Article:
A Payment Service Provider’s function is to integrate a merchant’s e-commerce enabled web site with the major credit card networks so that orders generated by a merchant’s own or chosen ‘shopping cart’ software can be authorised and payment collected. This payment is then transferred to a merchant’s account for onward remittance to another receiving bank account as necessary.
As you might expect every merchant has to go through quite a formal application process in order to get an agreement in place with a PSP. Their terms and conditions and charges vary enormously from one PSP to another and it is very difficult to make exact comparisons. Merchants also need to be aware that whatever charges any PSP makes will always be added to those charges which are levied by the acquiring bank providing the Merchant Account. This means any merchant may well end up paying two lots of set-up charges, monthly/annual fees, and, worst of all, two lots of percentages (plus fixed fees in some cases) on every transaction.
So, you might be thinking, with all of these hurdles:
- why would a small organisation in particular bother with all of this? and
- are there better ways to go about the necessary merchant account sign up steps if the journey to doing so is deemed to be worthwhile?
The answer to the first question is relatively straightforward. For most businesses turning over say more than £100,000 a year, the ability to offer credit and debit cards payments will bring not only extra revenue but will also accelerate cash-flow (to some extent at least). This will usually easily recover the outlay made on setting up a merchant account and make incremental profit into the bargain. Fixed fee payback would be expected to be within the first 6-9 months and thereafter the benefits would typically be significant for most businesses.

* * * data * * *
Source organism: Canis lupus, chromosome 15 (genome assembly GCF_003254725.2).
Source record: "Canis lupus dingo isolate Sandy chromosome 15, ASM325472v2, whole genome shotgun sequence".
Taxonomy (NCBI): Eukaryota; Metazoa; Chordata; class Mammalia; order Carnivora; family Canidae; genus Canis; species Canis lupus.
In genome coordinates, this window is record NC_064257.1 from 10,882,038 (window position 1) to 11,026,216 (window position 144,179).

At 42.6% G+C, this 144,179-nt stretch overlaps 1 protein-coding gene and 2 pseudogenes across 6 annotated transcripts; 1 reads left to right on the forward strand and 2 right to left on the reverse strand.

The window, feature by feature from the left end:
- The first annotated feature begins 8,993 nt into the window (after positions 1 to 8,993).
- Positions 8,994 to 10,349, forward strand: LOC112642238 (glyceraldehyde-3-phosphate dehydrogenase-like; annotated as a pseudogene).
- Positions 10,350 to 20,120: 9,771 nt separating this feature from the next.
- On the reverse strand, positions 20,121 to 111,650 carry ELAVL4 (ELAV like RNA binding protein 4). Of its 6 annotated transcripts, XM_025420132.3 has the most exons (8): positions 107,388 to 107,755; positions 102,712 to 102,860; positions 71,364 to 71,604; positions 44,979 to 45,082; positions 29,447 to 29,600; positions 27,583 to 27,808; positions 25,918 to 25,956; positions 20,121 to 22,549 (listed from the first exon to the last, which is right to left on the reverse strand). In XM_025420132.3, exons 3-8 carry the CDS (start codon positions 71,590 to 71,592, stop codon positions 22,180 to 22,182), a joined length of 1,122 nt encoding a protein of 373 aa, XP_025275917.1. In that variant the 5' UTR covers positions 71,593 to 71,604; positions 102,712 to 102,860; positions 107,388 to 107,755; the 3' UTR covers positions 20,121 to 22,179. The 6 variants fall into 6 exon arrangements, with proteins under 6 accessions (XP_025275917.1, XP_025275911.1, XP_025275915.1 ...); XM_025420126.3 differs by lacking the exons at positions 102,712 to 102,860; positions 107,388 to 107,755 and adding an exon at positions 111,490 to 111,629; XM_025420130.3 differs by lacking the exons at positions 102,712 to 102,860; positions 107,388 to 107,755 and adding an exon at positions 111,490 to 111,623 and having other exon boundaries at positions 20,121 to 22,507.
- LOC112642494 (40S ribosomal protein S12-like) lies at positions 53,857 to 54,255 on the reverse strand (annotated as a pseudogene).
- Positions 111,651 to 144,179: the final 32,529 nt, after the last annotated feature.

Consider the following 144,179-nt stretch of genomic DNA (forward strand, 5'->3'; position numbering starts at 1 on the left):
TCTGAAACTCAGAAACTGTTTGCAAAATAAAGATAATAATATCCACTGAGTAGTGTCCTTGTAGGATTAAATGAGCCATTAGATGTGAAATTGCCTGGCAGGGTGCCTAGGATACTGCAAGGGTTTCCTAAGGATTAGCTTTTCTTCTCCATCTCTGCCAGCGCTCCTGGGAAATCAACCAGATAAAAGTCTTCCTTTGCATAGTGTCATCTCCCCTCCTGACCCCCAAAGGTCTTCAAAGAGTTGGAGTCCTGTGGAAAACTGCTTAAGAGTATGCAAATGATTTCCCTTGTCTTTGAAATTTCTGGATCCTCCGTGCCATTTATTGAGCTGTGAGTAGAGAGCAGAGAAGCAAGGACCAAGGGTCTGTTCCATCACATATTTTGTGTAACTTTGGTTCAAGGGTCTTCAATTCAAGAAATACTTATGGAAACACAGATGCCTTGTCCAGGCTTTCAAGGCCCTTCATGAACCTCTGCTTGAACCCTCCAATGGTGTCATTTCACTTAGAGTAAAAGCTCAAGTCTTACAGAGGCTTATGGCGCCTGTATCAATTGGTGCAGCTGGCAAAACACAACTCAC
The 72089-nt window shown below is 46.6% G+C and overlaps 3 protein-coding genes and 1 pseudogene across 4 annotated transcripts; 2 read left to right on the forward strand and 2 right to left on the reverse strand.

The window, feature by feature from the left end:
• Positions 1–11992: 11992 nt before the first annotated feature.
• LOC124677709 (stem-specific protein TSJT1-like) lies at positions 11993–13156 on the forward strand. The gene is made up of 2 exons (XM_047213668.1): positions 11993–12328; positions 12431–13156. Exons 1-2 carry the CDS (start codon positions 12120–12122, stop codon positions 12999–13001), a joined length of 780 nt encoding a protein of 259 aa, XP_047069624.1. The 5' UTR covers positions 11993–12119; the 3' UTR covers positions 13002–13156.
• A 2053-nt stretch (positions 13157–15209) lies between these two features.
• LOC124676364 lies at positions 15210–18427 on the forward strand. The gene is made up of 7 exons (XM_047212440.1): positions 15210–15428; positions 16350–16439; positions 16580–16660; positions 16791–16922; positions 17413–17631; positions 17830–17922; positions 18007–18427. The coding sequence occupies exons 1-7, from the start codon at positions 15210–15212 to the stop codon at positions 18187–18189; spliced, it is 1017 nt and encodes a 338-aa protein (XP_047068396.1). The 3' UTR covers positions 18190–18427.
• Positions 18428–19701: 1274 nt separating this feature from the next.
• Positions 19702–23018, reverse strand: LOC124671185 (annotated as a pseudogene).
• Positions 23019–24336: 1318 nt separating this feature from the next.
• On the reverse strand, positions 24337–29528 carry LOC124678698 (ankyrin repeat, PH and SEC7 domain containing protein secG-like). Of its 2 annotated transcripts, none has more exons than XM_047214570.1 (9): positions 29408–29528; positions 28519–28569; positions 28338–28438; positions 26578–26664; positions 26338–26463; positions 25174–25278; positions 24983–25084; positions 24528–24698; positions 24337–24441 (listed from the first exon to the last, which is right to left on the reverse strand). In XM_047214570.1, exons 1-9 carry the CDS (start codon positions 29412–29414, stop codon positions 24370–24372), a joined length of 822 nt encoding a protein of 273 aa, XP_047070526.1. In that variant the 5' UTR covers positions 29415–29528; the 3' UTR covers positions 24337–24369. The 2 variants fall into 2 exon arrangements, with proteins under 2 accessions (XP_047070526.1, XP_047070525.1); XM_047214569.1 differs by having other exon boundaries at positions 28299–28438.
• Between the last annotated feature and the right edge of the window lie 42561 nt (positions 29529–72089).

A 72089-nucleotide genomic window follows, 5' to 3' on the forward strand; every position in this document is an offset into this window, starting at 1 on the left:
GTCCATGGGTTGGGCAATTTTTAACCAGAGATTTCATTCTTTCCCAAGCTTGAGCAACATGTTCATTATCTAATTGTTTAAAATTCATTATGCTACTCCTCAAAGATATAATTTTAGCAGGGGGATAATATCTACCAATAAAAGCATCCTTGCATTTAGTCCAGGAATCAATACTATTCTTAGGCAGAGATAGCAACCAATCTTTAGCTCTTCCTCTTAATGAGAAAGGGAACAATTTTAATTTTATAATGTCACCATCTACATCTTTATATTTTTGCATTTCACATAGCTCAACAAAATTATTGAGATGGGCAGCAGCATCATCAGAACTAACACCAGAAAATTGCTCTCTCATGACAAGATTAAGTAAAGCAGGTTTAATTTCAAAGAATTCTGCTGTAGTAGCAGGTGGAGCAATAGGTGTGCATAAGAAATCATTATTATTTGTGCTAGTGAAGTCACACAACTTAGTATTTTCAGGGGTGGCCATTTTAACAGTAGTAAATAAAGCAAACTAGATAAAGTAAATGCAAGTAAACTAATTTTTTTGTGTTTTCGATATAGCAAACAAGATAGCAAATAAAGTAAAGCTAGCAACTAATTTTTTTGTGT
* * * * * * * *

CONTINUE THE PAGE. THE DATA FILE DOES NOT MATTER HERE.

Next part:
The answer to the second question is also a positive one. As the Internet (and web 2.0 technology in particular) has evolved in recent years, there are now several businesses that a merchant can approach to be a “one-stop-shop” when it comes to taking payments (credit, debit and even other types). In other words, these businesses will handle all of your merchant needs, including setting up the necessary relationship with both the bank (the acquirer) and the processor (the PSP) and may offer other services also. At a simple level this is likely to be more flexible customer service (a single point of contact with a real person for example) but may include other services (such as e-wallet capability-such as PayPal offers for instance or electronic billing capability-such as PaySwyft offers for instance). In addition these “one-stop-shop” businesses can often lower overall costs and reduce administrative hassle as well as operate on a “pay-as-you-go” basis. This means that even small merchants can accept credit and debit cards quickly and cost effectively and start to reap the benefits that have mainly only been available to the larger organisations in the past.